Publishers Weekly - Publisher's Weekly
This tedious, tame sequel to Valley of the Dolls arrives 35 years after the original publishing phenomenon. Claiming to be based on a first draft by Susann (1921-1974), it certainly is aptly titled, as it languishes deep in the shadow of the original. Susann capitalized on readers' hunger for gossip by giving her fictional characters aspects of real-life celebrities, creating a thrilling guess-who puzzler featuring composites of Judy Garland, Ethel Merman and Dean Martin. Neither guessing games nor drug use (the other thrill of the original) play much of a role in Lawrence's novel. There's no sex either not just by Susann standards, but even compared to a Regency romance. Seven times characters venture near a bed only to have the action abruptly skip over the deed with "Afterwards... " ("...he lit a cigarette"/ "...they turned the television back on"/ "...he brought her a fresh glass of water"). Fans of the rough and tumble, blunt but addictive prose and plotting of Susann's original will find this rambling series of episodes (there's not enough drive to pull them into anything resembling a plot) lacking. Neely, Anne and Lyon are all back (burdened with dull teenage kids), but the pseudonymous Lawrence has no idea what to do with them. Most of the notable events take place between chapters (Neely wins an Oscar for playing arch-rival Helen Lawson in a big-screen biopic, Anne and Lyon divorce, Neely aborts Lyon's child). Susann's original (reissued by Grove in 1997) still packs a wallop; the sequel is a pulled punch. (June 26) Forecast: Lawrence and Valley of the Dolls are both record breakers: the former received a top advance for her 1987 debut, Satisfaction, and the latter has sold a historical 30 million copies (and still sells 2,000-4,000 copies a month for Grove). Nevertheless, the two aren't going very far together. Susann is still a camp/cult favorites, but two lackluster biopics (Isn't She Great and TV's Scandalous Me) haven't heralded a revival. This novel will be get a lot of press coverage, and will be much talked about, but poor word-of-mouth will dampen sales. Expect a hit, but not a major one. Copyright 2001 Cahners Business Information.
Library Journal
In 1966, Jacqueline Susann's Valley of the Dolls was a scandalous must-read that introduced us to ambitious, young, single women in New York City, a glamorous world of fame and drugs. Nearly 40 years later, Lawrence (Satisfaction) has adapted a first draft that Susann wrote before her death in 1974 to provide a sequel to the original story. Beginning in 1987, the novel opens with the words "Whatever happened to Anne Wells?" Fans of Valley of the Dolls will enjoy reading about Anne and Neely O'Hara and Lyon Burke and their teenage children although, surprisingly, the main characters are only ten years older than in the original book. The drugs have been updated to Percoset and Xanax, and plastic surgery is every woman's friend. Anne has to start over after leaving Lyon, who lost all of their money in a stock scheme. Neely's out of rehab and ready for a comeback and a new husband. Lawrence manages to stay true to the tone of Susann's novel and has once again captured the emptiness and loneliness of the characters' lives. A major publicity tour will help generate interest in this sequel, but will readers still be interested in these characters? For large public libraries. [Previewed in Prepub Alert, LJ 2/15/01.] Kathy Ingels Helmond, Indianapolis-Marion Cty. P.L. Copyright 2001 Cahners Business Information.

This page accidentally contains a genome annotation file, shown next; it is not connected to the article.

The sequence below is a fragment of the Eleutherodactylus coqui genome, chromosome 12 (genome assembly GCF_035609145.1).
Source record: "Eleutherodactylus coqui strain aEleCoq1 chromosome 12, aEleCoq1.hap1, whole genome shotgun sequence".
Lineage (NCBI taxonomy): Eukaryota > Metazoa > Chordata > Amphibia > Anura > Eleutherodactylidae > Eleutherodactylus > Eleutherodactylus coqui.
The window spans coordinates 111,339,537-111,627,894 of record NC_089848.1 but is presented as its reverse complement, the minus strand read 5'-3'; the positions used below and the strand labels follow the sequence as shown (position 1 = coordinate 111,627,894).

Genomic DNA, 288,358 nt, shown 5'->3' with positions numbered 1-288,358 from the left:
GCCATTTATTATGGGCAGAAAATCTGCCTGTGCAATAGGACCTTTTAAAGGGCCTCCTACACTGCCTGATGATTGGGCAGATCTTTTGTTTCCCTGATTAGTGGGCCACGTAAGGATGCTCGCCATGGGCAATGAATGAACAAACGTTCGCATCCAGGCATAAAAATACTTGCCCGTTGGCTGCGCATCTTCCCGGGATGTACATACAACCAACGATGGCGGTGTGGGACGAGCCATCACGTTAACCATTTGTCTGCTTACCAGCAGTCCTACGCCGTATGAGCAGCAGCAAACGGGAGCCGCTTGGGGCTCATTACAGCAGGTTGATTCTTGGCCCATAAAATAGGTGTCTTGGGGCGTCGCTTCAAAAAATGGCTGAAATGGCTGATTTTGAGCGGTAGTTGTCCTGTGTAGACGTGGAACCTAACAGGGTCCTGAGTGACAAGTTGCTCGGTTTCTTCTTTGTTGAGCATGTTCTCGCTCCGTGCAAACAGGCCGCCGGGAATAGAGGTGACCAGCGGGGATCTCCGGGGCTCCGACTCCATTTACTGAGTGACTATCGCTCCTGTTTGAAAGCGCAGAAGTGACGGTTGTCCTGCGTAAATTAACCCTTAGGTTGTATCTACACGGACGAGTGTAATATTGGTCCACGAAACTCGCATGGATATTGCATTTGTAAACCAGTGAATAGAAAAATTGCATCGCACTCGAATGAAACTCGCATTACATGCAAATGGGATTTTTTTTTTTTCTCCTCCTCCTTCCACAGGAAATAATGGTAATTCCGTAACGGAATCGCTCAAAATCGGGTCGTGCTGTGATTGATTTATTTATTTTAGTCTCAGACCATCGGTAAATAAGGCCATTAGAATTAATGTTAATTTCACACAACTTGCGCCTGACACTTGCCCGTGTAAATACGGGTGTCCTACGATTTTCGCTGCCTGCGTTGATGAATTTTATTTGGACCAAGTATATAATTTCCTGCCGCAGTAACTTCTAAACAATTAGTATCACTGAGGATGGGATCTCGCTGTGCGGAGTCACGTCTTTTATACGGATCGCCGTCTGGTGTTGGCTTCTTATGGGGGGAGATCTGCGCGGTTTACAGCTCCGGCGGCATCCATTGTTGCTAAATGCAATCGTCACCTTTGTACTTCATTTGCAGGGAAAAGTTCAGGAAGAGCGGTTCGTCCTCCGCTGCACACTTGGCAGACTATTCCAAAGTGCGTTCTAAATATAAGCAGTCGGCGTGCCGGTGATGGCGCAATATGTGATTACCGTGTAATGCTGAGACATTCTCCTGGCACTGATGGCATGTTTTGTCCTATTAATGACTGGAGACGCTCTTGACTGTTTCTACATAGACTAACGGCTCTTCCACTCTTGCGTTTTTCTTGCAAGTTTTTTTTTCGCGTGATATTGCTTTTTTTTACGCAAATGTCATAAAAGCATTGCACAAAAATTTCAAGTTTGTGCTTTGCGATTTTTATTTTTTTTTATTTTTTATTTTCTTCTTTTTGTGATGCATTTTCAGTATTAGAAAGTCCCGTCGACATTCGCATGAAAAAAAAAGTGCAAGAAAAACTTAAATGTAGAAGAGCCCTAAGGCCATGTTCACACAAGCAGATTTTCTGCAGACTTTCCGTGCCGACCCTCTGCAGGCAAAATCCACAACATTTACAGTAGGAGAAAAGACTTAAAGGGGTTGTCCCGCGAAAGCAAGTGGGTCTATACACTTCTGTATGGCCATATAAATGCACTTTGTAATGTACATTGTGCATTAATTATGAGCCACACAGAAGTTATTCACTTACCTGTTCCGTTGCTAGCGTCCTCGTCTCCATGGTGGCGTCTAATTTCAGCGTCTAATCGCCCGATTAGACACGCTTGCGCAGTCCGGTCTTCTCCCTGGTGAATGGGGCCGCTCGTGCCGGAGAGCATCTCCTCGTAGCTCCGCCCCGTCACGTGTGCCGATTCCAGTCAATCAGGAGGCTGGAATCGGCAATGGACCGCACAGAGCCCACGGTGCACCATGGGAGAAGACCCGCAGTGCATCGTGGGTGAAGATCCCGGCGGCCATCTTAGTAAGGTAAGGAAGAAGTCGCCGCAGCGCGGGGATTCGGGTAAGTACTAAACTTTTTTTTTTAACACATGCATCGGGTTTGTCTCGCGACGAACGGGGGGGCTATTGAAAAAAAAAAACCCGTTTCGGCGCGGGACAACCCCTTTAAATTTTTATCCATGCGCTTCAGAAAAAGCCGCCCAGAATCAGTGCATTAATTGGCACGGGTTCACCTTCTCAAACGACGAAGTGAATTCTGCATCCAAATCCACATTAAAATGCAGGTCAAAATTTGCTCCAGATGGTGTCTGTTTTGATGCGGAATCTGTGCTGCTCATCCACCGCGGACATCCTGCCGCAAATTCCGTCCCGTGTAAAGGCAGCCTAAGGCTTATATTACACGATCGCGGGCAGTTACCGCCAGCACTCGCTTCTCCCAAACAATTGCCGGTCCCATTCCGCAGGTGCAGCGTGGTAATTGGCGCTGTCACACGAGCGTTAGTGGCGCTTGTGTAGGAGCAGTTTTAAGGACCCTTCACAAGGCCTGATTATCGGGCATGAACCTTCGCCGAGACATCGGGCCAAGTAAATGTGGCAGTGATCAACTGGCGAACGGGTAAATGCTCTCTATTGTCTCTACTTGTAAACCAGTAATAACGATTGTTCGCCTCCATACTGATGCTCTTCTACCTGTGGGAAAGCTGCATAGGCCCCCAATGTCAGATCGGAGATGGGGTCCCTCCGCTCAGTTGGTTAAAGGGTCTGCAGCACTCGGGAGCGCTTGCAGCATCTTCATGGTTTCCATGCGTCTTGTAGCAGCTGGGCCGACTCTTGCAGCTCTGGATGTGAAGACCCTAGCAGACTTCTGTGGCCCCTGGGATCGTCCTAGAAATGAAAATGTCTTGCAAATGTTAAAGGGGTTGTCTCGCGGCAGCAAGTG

Kirkus Reviews
They're b-a-a-a-a-c-k! The two surviving heroines of Jacqueline Susann's seminal 1968 trash epic, Valley of the Dolls, are a lot older but not significantly wiser in this sequel by the author of Satisfaction (1987). Former model Anne Welles is married to movie agent Lyon Burke, and singer Neely O'Hara is knocking 'em dead in Vegas. They've had their share of life's rewards and life's disappointments. Anne has a beautiful little daughter and everything money can buy, including a Fifth Avenue apartment and a house in Southampton. She knows her husband will never be faithful, but she's come to terms with that (discreet tippling on expensive wine helps a little). Several-times married Neely has identical twin sons who live with their father—not that she cares much. Getting her act together after a stint in rehab, she's as brassy as ever, wowing the "fat people with fat wallets" out in the Nevada desert while she dreams of a movie career to rival Barbra Streisand's. For the most part, their bad-girl days are over, and an occasional Valium or Xanax is about it for cheap thrills. Flash forward: Anne has divorced Lyon and hosts a morning TV show. Neely is stuck in a going-nowhere relationship with producer Dave Feld, and her comeback fantasies have evaporated. Her son Dylan is taking suggestive photographs of Anne's daughter Jenn, who's only 13, and simultaneously carrying on an illicit affair with an older woman, Anne's friend Gretchen. What's a mother to do? Get pregnant again! The culprit: good old Lyon, Anne's ex, an upper-class Brit who's inexplicably attracted to Neely's raucous charm. Neely pops a few pills, frets, and throws tantrums, but life goes on. Will Lyon survive histempestuous relationship with noisy Neely? Will icy Anne ever warm up to her newest wealthy suitor? Will someone please throw a bucket of cold water on all those copulating teenagers? Capable but unexciting rehash of classic sleaze. $250,000 ad/promo